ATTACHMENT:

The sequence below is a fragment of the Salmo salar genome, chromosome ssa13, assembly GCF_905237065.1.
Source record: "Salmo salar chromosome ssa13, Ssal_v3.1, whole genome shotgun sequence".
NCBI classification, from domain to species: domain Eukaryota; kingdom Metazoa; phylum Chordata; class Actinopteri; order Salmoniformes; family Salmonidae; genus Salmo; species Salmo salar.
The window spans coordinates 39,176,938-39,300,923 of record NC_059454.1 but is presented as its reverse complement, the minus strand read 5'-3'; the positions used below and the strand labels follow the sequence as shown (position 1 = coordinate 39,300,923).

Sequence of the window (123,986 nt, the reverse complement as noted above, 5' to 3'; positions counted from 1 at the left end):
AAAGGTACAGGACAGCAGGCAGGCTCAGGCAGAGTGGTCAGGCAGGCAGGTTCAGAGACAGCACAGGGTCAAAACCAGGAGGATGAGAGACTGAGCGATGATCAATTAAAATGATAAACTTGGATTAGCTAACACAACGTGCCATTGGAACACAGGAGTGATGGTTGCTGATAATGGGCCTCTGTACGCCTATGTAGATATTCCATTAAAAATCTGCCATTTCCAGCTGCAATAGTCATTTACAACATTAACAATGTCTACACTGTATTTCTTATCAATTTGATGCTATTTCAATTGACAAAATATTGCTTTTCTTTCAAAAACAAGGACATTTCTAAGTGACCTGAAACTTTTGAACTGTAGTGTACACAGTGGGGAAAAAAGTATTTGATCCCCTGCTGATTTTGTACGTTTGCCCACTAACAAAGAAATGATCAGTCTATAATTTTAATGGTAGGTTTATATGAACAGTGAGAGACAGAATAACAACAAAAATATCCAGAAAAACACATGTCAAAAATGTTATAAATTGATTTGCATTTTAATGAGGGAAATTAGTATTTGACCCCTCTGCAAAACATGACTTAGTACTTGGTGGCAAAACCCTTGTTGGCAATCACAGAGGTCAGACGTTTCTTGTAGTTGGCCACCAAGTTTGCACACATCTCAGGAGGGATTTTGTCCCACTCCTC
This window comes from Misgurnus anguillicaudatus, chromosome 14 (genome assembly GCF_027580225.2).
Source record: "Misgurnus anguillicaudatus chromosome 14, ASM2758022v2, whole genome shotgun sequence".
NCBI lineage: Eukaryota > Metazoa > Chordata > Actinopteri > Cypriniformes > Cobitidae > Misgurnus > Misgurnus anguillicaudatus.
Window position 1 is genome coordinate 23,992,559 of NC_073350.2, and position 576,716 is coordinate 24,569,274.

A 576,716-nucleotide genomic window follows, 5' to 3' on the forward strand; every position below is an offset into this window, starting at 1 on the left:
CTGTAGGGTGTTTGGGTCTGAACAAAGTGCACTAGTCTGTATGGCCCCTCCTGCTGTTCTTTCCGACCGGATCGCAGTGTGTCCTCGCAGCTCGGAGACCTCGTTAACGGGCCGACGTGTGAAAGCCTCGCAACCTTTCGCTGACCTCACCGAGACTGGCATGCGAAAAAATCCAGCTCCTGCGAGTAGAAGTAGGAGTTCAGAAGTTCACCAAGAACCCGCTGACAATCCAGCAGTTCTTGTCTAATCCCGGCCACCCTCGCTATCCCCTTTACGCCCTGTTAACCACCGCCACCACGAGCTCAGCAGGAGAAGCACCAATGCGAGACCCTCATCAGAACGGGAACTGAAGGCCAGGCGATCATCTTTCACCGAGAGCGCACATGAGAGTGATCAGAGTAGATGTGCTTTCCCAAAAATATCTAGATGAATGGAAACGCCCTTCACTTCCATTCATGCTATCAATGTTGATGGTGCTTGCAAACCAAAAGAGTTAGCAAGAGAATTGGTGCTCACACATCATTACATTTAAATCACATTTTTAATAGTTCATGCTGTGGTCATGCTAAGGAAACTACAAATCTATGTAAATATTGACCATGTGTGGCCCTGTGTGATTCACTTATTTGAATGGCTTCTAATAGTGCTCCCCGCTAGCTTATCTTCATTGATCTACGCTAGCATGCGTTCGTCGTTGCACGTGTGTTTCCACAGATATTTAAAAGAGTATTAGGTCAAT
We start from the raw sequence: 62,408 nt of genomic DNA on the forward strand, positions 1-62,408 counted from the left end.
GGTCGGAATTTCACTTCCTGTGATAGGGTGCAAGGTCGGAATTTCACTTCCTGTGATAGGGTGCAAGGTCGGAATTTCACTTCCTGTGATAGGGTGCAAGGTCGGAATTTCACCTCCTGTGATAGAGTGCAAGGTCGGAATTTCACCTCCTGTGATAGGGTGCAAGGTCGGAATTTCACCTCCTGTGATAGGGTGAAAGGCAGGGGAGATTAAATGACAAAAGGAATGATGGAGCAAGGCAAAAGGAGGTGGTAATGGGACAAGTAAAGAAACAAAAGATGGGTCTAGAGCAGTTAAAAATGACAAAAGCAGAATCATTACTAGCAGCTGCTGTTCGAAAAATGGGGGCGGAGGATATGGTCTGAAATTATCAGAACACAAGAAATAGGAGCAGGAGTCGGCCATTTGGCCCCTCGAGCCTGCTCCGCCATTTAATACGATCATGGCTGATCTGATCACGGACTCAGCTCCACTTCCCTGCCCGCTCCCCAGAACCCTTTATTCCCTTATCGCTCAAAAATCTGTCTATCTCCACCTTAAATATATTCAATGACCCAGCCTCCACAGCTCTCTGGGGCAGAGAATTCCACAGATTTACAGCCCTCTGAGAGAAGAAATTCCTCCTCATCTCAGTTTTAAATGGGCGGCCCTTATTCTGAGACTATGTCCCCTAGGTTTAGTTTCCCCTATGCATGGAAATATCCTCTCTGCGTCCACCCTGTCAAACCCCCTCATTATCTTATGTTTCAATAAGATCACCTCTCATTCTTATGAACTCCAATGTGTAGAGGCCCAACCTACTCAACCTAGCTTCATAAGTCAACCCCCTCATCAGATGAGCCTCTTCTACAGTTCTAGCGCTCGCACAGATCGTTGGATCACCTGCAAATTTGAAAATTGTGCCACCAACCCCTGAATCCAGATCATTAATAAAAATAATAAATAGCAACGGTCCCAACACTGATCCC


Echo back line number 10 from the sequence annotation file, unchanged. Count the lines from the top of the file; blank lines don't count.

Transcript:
Window position 1 is genome coordinate 23,992,559 of NC_073350.2, and position 576,716 is coordinate 24,569,274.